For example, the article mentions Another Wikipedian reported that "In ruwiki, interactive Lua-based graphs are used in more than 26000 articles about settlements and administrative units through The primary uses of ruwiki Module:Statistical are in templates like ruwiki Шаблон:Население ("Template:Population"), which for years has had the ability to format population data as either an interactive <graph>, or a pure-HTML-based bar chart. When Vega went offline, instead of displaying the "can't do that" message, they simply updated their template so that all requests for the graph version instead get the HTML bar chart. It's less satisfying (note: discussion in Russian) than the interactive graphs, but it conveys most of the same data.
Here on enWiki, OTOH, seems to me we've either wrung our hands about either the WMF not fixing graphs fast enough for our tastes, or complained about them not giving us permission to work around the absence of graphs. ...Do people feel that's an unfair characterization? ruWiki didn't need the WMF's permission, why do we? FeRDNYC (talk) 01:24, 4 April 2024 (UTC)[reply]
A quote from the top of the article from a WMF employee: "My hope is we can maybe restore some functionality in the next week or so". Given this it was reasonable to revert and delay attempts to replace graphs at the time. The point I'm making about the zero-day issue is not a security one but a reputation one. The zero-day fix needed for reputational purposes was restoring the information that was encoded into graphs (even in a lower-quality format). — Bilorv (talk) 15:41, 4 April 2024 (UTC)[reply]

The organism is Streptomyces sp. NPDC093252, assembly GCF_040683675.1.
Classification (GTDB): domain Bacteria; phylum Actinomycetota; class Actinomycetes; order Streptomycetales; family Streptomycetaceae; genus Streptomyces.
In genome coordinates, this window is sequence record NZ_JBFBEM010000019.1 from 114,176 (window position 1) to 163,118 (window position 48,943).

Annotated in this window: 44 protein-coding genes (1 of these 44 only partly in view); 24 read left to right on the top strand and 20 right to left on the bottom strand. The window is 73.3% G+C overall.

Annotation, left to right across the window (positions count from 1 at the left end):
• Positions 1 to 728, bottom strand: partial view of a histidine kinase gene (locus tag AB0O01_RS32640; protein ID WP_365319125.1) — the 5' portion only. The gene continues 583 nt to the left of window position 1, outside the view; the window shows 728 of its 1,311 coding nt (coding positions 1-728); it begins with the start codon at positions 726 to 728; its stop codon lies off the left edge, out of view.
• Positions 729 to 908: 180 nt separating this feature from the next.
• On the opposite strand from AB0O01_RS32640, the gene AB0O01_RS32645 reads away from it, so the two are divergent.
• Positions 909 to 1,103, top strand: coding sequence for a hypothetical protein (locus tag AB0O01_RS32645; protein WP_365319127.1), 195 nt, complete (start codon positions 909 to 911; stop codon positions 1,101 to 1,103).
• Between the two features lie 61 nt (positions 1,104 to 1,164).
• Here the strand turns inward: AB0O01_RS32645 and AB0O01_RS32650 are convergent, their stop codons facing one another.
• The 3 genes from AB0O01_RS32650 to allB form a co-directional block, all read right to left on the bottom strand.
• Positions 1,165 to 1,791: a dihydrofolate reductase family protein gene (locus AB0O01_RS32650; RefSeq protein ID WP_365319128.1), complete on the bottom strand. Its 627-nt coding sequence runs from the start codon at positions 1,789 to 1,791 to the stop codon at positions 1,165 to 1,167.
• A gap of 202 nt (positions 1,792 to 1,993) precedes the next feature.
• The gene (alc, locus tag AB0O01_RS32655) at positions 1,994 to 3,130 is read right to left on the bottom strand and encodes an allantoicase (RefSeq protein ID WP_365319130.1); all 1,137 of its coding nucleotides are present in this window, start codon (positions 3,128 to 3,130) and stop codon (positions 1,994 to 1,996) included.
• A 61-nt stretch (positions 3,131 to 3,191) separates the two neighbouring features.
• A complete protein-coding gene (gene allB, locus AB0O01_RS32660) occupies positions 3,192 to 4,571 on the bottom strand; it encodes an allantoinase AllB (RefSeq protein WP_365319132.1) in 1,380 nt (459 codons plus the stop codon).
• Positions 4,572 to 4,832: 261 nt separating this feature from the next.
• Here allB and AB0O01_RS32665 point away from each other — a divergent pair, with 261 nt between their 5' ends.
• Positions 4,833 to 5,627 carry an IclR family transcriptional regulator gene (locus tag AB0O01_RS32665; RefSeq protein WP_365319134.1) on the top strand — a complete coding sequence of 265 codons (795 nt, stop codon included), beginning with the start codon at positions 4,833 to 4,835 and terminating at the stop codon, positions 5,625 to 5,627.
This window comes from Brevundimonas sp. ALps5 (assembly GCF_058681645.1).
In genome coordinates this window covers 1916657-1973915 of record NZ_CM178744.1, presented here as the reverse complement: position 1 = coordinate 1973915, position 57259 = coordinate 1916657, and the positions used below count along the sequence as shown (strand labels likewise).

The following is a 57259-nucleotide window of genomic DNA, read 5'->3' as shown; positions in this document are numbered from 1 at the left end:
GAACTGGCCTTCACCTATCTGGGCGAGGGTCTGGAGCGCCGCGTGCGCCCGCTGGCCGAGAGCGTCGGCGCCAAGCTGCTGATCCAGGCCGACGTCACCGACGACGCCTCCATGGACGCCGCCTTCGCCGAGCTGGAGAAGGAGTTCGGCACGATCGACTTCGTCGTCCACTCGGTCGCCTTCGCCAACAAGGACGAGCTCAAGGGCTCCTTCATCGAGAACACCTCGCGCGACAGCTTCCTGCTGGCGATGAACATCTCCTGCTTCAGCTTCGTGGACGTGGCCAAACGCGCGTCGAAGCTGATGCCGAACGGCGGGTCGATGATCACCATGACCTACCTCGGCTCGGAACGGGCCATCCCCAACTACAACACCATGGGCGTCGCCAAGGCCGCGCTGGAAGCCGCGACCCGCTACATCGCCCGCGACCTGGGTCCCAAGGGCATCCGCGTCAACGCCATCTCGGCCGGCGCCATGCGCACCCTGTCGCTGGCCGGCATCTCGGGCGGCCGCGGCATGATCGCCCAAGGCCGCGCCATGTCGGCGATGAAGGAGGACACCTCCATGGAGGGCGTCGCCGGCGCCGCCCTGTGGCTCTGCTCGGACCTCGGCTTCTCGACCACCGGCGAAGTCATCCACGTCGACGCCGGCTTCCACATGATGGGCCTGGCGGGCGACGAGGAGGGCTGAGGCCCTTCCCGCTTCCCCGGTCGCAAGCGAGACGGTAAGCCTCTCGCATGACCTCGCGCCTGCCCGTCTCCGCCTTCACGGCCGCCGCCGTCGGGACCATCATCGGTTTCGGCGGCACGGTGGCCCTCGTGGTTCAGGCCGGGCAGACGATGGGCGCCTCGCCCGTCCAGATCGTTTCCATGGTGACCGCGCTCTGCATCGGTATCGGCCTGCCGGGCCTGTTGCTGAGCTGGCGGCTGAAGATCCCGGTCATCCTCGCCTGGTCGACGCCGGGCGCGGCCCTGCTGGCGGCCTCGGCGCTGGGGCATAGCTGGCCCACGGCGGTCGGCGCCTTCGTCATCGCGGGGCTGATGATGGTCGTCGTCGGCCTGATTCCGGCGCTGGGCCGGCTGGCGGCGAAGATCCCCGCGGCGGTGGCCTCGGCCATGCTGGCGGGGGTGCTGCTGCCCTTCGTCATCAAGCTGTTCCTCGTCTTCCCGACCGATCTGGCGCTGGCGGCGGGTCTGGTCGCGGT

OK, but "zero-day reputational vulnerability" is a nonsense thing you just made up. FeRDNYC (talk) 17:11, 6 April 2024 (UTC)[reply]

It is worth noting, I think, that parts of the problem have been solved. For example, the much-discussed Template:OSM_Location_map, used by 5,600 pages on the English Wikipedia, is functioning again since 11 March 2024, with some newly added features. See the Return to service article. On the other hand, those 5,600 pages were not included in the count of 19,160 -- a count that underestimates the true impact of the problem, leaving out all the templates that are indirectly rendered inoperable. Renerpho (talk) 07:46, 5 April 2024 (UTC)[reply]